I have been wanting to chime in on this for some time…as an organizer of a meetup group and various natural hair, health and beauty related events in Detroit, MI>>>it would proably be wise…but I can’t stay quiet anymore on this one.
CurlyNikki.com, created by natural hair blogger Nikki Walton, is one of the premeire go to sites on all things natural hair related. Nikki Walton also recently published a book in 2013 – “Better Than Good Hair: The Curly Girl Guide to Healthy, Gorgeous Natural Hair!” CurlyNikki.com typically features natural hair bloggers, guest blog posts, advice, natural hair styling tips, etc. I have followed CurlyNikki.com since I big chopped back in April 2012. I love and will continue to love CurlyNikki.com as much as the next naturalista!
Here is where the whole thing began>>>the supposed Curly Nikki controversial post!>>>here! CurlyNikki.com featured a Caucasian woman with wavy hair (beautiful if I might say) on the site for the first time that I have ever saw in my little life of being natural. I thought the post was interesting when I first saw it as I actually follow Sarah, the glam chica in the post, on Youtube because I like watching hair videos regardless of hair type. It was a little out of the norm for the site but honestly not surprising>>>I mean CurlyNikki.com is affiliated with NaturallyCurly.com. I feel like naturallycurly.com is the only social site where I see acceptance of all types of textures.
There was a huge uproar from the natural hair social community, that Sarah should or should not have been featured, that the natural hair community is for and or not for specific races implying some race exclusivity, and that Cacasian women should should just support the natural hair movement>>>blah blah blah! I feel like the movement to embrace your the natural texture of your hair is one movement. To me the “natural hair movement” involves embracing your natural hair regardless of ethnicity or texture. In the article, Sarah was embracing her natural curls and there is nothing wrong with that! We all do many things to manipulate our hair>>>I mean, who goes out the house without doing anything to it? The “natural hair movement” is not some exclusive thing to me for one race. (Side note and ramble: Those bantu knot outs, styles acheived with curlformers and heat styling, braid outs and twists outs, that some women rock look closely similar to Sarah’s waves…I’m just saying…)
There seems to be a line drawn in the sand sometimes regarding if you have curly and wavy hair versus kinky and coily hair as far as social media is concerned. I honestly feel like this line shouldn’t exist. On the other hand, I do know that social media kind of assists with this distincition, for instance, look at Instagram>>>I can’t name one Instagram page besides @naturallycurly that features all types of textures. I tend to see more sites that focus on type 3C and 4a textures exclusively. I see even less sites that focus on 4b and 4c textures with the exception of @4chairchicks. Embrace the Natural You’s Instagram page, @embracethenaturalyou, run by your’s truly, finds it even harder to feature pics of natural 4b and 4c textures. There should honestly be no issue with social sites determining their content and posting things relevant to their intended core audience. This is why I see no issue with CurlyNikki.com’s orginal post.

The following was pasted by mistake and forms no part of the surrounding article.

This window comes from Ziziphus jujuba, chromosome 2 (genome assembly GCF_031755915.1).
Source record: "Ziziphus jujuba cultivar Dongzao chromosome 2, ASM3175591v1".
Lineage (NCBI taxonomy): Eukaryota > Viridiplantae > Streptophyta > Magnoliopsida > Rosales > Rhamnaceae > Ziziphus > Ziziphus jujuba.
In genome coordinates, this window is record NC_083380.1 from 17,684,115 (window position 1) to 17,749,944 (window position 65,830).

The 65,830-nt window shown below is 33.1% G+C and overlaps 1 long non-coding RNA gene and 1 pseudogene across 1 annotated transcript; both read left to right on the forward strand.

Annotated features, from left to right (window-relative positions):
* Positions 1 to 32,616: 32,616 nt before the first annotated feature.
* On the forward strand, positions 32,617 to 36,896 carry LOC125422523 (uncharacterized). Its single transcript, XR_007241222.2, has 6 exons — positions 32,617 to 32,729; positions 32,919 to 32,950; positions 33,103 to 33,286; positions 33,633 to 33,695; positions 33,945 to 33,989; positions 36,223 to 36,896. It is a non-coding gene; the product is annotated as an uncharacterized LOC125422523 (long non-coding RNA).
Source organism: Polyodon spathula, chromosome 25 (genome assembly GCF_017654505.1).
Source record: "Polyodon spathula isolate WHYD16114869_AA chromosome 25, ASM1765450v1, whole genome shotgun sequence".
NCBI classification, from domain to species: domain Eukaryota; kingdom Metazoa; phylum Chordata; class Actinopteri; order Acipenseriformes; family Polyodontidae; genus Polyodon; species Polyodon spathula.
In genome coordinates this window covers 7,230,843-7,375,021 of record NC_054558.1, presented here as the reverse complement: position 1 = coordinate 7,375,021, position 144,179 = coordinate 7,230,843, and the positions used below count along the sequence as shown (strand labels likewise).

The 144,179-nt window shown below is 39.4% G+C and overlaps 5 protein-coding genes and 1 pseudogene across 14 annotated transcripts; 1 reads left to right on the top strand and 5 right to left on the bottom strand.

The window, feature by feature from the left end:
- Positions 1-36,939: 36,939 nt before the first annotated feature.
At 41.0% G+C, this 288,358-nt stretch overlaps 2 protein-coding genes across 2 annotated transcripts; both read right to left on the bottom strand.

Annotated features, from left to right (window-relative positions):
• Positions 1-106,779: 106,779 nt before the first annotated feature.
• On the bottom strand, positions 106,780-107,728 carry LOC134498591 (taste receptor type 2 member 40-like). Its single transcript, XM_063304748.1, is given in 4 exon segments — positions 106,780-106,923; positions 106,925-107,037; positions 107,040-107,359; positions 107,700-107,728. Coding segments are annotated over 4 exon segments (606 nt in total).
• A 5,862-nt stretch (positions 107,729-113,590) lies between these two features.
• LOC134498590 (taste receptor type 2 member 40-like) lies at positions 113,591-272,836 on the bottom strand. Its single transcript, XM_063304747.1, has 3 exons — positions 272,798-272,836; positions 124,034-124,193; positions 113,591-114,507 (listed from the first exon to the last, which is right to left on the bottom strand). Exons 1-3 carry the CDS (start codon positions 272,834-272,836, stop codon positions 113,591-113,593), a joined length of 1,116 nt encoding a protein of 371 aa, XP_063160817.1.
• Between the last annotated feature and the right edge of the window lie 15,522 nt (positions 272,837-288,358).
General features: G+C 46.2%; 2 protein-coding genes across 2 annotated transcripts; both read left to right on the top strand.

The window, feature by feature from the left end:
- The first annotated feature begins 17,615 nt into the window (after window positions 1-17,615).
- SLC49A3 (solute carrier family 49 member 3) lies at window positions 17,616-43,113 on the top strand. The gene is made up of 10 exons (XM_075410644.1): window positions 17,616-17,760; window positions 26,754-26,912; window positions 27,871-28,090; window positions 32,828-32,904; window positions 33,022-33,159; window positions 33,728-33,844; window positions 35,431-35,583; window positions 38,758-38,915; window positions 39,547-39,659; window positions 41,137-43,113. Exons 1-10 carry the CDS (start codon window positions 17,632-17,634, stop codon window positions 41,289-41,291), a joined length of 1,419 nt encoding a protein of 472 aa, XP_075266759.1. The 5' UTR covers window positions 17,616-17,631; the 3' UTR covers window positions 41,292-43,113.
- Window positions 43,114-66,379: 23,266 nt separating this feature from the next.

I honestly would like to feature more curly hair girls of different ethnicities on all of the Embrace the Natural You social media sites. As my audience evolves then so shall Embrace the Natural You. I never started Embrace the Natural You just exclusively for the traditional African American textures such as 3c, 4a, 4b, and 4c but the intent of this endeavor was to motivate women of all ethnicities and hair types to embrace their natural hair and beauty. My intent was to bring women together to educate them on hair texture, hair styling, with health, wellness and beauty coming along later as ETNY evolved. Embrace the Natural You actually started off as an extension of this blog, which was originally solely about my hair journey, which was previously known as Anyiah Essentials. In an effort to unify Anyiah Essentials and Embrace the Natural You then I proceeded with renaming the original Instagram page (formerly @anyiahessentials) to @embracethenaturalyou. At this point, on the Instagram page, I do tend to feature styles that I would like to wear and those of individuals that hashtag us and I intend for that to change as Embrace the Natural You events are attended by various women of different ethnicities and curl patterns and textures. Feel free to evolve with us!
What did you think of the CurlyNikki.com post? In essence, I believe that if you don’t like the conent of some sites, your entitled to state your opinion and no one can stop you from stating it but you could just do as I do and simply unsubscribe to sites that you have no interest in seeing. 🙂
Check out more articles related to this controversy below…womp!
- Ebony.com Opinion editorial by Jamilah Lemieux – “White Women on #TeamNatural: No, thanks!”>>>here!
- “On: White Women, Natural Hair & the CurlyNikki Article“by Jouelzy!
- CurlyNikki Responds to Ebony.com!
- My Natural Sistas response>>>here!
~Embrace the Natural You~